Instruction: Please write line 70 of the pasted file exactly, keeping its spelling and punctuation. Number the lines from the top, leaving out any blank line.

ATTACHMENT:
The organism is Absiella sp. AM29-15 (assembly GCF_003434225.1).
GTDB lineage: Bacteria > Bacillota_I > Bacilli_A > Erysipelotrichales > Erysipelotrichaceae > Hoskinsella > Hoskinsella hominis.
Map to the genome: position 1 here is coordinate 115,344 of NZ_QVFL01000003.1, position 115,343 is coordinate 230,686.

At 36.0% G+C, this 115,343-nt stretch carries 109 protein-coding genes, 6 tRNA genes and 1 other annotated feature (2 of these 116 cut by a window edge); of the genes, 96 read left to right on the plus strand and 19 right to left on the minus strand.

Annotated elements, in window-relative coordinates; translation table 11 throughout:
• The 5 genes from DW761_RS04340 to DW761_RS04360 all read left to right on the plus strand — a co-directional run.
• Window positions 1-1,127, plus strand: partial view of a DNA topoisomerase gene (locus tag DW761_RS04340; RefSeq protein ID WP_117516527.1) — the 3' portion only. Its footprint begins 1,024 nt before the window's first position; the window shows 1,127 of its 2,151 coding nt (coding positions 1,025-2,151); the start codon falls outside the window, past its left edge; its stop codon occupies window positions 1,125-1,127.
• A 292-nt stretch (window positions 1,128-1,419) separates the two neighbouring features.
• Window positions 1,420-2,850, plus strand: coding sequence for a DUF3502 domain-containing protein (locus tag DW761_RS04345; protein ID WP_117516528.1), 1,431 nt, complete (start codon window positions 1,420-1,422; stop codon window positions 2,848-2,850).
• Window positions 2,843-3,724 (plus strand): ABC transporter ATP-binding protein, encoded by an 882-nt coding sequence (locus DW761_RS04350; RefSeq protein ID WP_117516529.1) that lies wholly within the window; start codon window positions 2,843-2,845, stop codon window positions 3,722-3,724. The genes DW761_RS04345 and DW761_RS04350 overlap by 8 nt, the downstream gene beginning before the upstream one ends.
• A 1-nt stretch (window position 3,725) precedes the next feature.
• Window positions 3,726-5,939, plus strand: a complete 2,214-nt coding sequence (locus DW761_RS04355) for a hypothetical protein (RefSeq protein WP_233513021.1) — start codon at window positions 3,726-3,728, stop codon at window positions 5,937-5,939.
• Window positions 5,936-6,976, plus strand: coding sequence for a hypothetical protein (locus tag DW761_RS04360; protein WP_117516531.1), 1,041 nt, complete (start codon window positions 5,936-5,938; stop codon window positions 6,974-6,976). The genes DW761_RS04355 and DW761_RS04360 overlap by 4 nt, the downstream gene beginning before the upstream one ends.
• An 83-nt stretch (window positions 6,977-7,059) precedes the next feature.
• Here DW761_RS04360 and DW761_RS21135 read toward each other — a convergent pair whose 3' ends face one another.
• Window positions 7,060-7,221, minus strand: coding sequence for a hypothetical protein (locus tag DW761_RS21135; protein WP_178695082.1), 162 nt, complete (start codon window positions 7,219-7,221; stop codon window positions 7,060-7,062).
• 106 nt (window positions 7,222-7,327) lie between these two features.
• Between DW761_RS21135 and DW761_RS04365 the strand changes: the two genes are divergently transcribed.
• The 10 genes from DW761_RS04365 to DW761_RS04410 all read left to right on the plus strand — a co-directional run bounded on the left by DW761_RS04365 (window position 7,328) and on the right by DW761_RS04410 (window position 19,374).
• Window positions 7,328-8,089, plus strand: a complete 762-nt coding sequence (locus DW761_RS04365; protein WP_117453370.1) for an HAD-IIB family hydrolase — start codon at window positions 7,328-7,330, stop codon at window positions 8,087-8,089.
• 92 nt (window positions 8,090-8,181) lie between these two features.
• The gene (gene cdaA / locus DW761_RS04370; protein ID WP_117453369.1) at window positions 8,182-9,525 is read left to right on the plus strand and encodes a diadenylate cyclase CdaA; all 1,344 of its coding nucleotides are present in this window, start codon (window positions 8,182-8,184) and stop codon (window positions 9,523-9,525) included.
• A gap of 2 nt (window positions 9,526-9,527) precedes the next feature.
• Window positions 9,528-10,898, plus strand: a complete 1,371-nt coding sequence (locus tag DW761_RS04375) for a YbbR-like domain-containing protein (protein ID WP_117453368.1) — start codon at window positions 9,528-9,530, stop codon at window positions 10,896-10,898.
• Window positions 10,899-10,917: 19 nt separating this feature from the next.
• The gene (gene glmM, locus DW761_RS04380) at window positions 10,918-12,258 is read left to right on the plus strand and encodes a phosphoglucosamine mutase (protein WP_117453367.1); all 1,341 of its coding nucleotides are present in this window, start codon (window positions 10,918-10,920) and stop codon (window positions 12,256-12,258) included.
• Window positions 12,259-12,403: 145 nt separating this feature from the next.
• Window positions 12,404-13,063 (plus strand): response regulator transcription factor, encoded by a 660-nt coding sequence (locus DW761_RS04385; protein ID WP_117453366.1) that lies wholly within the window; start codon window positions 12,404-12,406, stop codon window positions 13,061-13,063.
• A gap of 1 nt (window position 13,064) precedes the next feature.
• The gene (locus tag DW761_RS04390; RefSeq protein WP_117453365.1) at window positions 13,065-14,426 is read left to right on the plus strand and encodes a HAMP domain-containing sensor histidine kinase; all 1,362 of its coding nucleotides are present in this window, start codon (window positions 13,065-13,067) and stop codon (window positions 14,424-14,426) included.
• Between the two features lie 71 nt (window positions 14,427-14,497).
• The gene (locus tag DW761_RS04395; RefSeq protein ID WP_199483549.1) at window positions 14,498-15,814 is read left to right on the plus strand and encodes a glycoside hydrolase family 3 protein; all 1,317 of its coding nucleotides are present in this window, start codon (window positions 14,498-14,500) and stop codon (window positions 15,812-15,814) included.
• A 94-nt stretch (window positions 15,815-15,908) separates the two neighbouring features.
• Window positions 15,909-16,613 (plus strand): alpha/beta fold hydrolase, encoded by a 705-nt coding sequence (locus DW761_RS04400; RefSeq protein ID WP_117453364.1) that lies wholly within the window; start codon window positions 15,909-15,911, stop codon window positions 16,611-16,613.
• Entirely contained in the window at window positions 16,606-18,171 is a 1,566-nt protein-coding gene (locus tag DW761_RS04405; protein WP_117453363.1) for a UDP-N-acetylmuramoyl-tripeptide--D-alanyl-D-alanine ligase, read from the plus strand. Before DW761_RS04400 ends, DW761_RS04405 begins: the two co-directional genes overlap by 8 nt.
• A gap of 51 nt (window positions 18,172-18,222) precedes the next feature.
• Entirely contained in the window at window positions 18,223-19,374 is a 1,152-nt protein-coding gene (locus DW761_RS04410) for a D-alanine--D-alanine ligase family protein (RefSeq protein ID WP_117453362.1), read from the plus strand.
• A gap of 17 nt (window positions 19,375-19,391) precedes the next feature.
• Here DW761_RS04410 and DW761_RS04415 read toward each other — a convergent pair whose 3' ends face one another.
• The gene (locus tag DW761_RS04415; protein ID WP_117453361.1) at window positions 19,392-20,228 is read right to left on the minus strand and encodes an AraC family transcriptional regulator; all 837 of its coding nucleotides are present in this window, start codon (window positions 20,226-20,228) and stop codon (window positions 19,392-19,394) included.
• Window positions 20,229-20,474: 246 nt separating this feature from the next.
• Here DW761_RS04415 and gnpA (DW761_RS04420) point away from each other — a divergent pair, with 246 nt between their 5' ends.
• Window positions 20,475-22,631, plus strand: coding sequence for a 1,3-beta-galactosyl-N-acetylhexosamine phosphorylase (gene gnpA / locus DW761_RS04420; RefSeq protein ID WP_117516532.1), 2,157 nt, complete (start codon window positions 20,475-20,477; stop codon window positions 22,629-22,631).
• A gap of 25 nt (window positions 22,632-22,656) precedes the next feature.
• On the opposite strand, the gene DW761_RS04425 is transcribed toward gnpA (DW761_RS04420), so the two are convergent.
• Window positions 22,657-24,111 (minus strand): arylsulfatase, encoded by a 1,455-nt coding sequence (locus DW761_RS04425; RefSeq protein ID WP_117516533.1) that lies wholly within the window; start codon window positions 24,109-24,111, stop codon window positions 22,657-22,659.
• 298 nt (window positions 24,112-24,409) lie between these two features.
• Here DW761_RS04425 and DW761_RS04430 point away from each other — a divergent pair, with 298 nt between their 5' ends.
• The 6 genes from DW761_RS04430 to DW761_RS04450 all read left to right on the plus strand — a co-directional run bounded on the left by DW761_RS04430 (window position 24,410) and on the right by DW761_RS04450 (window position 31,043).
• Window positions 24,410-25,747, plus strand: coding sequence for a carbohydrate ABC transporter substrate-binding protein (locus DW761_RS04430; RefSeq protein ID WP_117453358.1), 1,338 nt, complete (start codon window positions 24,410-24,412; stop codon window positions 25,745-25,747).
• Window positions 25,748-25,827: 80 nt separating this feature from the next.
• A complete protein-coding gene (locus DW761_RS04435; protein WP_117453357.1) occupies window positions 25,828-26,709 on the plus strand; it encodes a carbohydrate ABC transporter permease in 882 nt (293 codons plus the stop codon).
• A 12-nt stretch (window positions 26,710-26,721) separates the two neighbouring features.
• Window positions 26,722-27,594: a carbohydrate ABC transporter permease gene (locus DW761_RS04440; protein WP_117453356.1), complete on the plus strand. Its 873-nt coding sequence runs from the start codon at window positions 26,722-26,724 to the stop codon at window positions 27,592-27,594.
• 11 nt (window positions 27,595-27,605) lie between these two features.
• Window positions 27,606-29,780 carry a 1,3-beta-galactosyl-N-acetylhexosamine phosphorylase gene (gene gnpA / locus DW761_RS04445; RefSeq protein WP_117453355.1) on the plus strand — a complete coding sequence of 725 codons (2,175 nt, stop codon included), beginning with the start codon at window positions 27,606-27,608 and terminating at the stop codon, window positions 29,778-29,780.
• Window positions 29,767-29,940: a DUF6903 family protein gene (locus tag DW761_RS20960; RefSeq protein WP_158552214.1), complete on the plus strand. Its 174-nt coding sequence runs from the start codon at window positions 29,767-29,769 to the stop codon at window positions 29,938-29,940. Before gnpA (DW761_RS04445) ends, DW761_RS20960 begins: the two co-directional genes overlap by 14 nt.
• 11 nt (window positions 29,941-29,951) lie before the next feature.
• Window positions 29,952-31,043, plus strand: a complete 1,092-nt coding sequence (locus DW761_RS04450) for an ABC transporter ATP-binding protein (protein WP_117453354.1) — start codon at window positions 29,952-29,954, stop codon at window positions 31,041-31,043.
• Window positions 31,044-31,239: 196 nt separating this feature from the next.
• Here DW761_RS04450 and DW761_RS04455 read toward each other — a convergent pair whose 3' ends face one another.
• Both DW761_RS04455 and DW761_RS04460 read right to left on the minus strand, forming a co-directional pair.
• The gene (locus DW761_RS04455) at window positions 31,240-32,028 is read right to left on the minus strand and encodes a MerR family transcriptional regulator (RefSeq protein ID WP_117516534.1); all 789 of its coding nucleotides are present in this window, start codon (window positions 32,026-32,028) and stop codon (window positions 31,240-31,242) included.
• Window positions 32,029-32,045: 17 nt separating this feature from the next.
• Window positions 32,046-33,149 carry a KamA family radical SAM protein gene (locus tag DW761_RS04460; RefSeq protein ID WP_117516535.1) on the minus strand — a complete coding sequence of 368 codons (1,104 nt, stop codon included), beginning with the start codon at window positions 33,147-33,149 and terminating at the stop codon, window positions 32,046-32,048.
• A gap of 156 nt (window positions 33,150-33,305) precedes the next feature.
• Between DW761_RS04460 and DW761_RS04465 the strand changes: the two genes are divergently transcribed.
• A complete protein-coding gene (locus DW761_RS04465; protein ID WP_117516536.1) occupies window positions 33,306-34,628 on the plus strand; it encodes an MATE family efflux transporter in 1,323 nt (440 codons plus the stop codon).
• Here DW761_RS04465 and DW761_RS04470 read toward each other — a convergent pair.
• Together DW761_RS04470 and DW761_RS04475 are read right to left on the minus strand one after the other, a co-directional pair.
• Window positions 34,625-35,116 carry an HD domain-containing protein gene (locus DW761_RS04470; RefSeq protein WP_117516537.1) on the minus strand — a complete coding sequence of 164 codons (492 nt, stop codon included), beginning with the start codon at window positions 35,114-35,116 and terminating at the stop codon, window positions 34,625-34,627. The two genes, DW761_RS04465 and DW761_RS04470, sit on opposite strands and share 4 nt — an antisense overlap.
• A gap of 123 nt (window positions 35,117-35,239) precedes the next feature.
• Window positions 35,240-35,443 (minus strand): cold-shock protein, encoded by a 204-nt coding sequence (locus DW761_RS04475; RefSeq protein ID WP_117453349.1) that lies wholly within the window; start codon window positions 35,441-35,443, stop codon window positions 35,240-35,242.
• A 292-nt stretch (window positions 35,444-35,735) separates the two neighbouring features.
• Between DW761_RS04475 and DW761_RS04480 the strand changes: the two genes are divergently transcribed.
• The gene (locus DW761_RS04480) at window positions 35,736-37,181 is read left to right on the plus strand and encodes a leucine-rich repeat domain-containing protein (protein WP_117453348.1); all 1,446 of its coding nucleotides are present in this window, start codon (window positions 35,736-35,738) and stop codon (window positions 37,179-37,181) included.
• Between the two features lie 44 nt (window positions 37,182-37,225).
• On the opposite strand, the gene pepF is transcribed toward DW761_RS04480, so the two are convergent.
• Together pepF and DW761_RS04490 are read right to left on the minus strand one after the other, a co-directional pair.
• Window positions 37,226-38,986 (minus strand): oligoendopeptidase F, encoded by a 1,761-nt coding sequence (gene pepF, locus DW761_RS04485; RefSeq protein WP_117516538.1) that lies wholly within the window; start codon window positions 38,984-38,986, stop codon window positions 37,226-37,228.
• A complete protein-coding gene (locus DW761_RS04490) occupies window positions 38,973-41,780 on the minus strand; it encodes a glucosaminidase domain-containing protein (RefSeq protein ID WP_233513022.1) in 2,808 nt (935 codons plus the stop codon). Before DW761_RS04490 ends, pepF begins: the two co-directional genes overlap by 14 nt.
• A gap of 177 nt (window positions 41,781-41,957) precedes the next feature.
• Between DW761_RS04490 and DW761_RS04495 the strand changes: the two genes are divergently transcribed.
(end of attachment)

• Together DW761_RS04470 and DW761_RS04475 are read right to left on the minus strand one after the other, a co-directional pair.